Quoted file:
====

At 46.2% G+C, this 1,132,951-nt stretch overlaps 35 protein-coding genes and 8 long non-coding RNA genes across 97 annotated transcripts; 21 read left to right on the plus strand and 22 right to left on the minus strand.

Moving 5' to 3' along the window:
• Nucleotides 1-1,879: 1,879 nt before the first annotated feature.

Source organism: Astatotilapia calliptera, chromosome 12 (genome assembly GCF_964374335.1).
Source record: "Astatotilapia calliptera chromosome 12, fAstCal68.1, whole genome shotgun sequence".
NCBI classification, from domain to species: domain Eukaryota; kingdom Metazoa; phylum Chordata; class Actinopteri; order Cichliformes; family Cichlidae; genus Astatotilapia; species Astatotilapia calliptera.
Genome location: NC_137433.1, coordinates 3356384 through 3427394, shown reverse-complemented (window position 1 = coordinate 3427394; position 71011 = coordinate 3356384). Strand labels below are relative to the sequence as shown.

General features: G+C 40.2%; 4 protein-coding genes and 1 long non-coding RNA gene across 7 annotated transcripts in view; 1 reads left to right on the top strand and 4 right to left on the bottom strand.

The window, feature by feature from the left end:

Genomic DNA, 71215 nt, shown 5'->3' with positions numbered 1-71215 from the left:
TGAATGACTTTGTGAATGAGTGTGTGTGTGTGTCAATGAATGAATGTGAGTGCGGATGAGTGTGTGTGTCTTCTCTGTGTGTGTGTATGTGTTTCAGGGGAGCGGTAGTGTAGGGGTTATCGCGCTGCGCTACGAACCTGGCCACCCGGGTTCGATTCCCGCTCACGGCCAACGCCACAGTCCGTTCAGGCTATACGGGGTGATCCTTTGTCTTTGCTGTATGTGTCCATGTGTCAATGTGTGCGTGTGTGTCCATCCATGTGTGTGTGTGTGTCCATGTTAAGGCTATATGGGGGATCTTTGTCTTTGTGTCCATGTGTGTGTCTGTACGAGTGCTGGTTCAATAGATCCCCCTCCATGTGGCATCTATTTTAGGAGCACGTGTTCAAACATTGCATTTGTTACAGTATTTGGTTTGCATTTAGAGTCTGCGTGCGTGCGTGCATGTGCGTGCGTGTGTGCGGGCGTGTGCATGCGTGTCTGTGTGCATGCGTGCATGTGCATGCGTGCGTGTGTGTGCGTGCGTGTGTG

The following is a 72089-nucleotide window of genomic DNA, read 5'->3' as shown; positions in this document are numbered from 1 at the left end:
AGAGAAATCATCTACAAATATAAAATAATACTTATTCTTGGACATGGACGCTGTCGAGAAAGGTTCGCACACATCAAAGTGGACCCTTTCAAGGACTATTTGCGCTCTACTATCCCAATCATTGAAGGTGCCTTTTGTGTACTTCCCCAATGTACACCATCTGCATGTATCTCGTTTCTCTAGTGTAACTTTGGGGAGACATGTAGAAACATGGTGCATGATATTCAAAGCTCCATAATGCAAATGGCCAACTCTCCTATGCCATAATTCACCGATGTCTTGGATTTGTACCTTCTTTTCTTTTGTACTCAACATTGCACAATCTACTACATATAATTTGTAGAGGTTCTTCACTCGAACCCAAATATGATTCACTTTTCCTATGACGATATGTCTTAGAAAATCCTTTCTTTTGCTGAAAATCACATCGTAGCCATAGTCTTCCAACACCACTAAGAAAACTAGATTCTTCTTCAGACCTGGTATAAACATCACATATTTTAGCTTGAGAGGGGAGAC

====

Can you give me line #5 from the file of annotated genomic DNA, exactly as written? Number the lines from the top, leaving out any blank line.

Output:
Source record: "Astatotilapia calliptera chromosome 12, fAstCal68.1, whole genome shotgun sequence".